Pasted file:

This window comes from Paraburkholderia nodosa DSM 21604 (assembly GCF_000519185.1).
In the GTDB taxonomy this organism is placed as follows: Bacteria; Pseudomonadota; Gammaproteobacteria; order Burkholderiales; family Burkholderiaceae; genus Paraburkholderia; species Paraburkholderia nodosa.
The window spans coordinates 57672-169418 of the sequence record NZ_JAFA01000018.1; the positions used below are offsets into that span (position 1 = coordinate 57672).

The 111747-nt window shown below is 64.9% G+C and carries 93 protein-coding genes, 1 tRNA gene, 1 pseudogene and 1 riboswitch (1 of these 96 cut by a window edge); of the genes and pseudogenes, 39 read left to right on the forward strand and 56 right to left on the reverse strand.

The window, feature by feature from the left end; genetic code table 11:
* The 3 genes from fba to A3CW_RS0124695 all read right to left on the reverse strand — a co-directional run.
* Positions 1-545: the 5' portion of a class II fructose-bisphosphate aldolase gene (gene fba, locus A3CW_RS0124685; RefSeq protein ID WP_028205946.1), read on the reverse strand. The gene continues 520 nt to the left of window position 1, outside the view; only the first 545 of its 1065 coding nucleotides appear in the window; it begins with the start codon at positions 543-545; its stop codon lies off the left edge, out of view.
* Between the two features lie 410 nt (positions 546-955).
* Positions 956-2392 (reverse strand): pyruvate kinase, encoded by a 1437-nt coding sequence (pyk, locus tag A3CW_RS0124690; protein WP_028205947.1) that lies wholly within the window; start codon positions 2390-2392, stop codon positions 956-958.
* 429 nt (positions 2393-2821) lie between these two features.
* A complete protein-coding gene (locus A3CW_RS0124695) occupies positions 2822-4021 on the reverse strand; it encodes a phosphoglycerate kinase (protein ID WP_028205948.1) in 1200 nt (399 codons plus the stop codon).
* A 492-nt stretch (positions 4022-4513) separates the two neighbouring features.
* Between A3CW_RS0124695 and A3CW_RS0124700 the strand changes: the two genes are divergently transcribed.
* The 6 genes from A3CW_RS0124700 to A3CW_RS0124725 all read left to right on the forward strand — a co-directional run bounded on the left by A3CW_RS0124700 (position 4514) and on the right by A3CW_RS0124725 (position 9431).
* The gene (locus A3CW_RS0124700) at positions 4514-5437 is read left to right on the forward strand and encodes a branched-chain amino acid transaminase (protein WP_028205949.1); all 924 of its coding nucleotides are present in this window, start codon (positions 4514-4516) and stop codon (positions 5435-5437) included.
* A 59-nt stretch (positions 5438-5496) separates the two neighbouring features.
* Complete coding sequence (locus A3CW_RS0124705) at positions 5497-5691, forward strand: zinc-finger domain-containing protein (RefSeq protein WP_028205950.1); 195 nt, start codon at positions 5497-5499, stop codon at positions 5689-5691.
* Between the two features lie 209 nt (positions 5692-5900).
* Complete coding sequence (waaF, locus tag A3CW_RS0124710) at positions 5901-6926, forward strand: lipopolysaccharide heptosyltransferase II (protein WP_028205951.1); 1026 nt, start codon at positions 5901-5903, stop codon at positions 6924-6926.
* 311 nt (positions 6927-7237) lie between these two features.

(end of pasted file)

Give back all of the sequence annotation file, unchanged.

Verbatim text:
This window comes from Paraburkholderia nodosa DSM 21604 (assembly GCF_000519185.1).
In the GTDB taxonomy this organism is placed as follows: Bacteria; Pseudomonadota; Gammaproteobacteria; order Burkholderiales; family Burkholderiaceae; genus Paraburkholderia; species Paraburkholderia nodosa.
The window spans coordinates 57672-169418 of the sequence record NZ_JAFA01000018.1; the positions used below are offsets into that span (position 1 = coordinate 57672).

The 111747-nt window shown below is 64.9% G+C and carries 93 protein-coding genes, 1 tRNA gene, 1 pseudogene and 1 riboswitch (1 of these 96 cut by a window edge); of the genes and pseudogenes, 39 read left to right on the forward strand and 56 right to left on the reverse strand.

The window, feature by feature from the left end; genetic code table 11:
* The 3 genes from fba to A3CW_RS0124695 all read right to left on the reverse strand — a co-directional run.
* Positions 1-545: the 5' portion of a class II fructose-bisphosphate aldolase gene (gene fba, locus A3CW_RS0124685; RefSeq protein ID WP_028205946.1), read on the reverse strand. The gene continues 520 nt to the left of window position 1, outside the view; only the first 545 of its 1065 coding nucleotides appear in the window; it begins with the start codon at positions 543-545; its stop codon lies off the left edge, out of view.
* Between the two features lie 410 nt (positions 546-955).
* Positions 956-2392 (reverse strand): pyruvate kinase, encoded by a 1437-nt coding sequence (pyk, locus tag A3CW_RS0124690; protein WP_028205947.1) that lies wholly within the window; start codon positions 2390-2392, stop codon positions 956-958.
* 429 nt (positions 2393-2821) lie between these two features.
* A complete protein-coding gene (locus A3CW_RS0124695) occupies positions 2822-4021 on the reverse strand; it encodes a phosphoglycerate kinase (protein ID WP_028205948.1) in 1200 nt (399 codons plus the stop codon).
* A 492-nt stretch (positions 4022-4513) separates the two neighbouring features.
* Between A3CW_RS0124695 and A3CW_RS0124700 the strand changes: the two genes are divergently transcribed.
* The 6 genes from A3CW_RS0124700 to A3CW_RS0124725 all read left to right on the forward strand — a co-directional run bounded on the left by A3CW_RS0124700 (position 4514) and on the right by A3CW_RS0124725 (position 9431).
* The gene (locus A3CW_RS0124700) at positions 4514-5437 is read left to right on the forward strand and encodes a branched-chain amino acid transaminase (protein WP_028205949.1); all 924 of its coding nucleotides are present in this window, start codon (positions 4514-4516) and stop codon (positions 5435-5437) included.
* A 59-nt stretch (positions 5438-5496) separates the two neighbouring features.
* Complete coding sequence (locus A3CW_RS0124705) at positions 5497-5691, forward strand: zinc-finger domain-containing protein (RefSeq protein WP_028205950.1); 195 nt, start codon at positions 5497-5499, stop codon at positions 5689-5691.
* Between the two features lie 209 nt (positions 5692-5900).
* Complete coding sequence (waaF, locus tag A3CW_RS0124710) at positions 5901-6926, forward strand: lipopolysaccharide heptosyltransferase II (protein WP_028205951.1); 1026 nt, start codon at positions 5901-5903, stop codon at positions 6924-6926.
* 311 nt (positions 6927-7237) lie between these two features.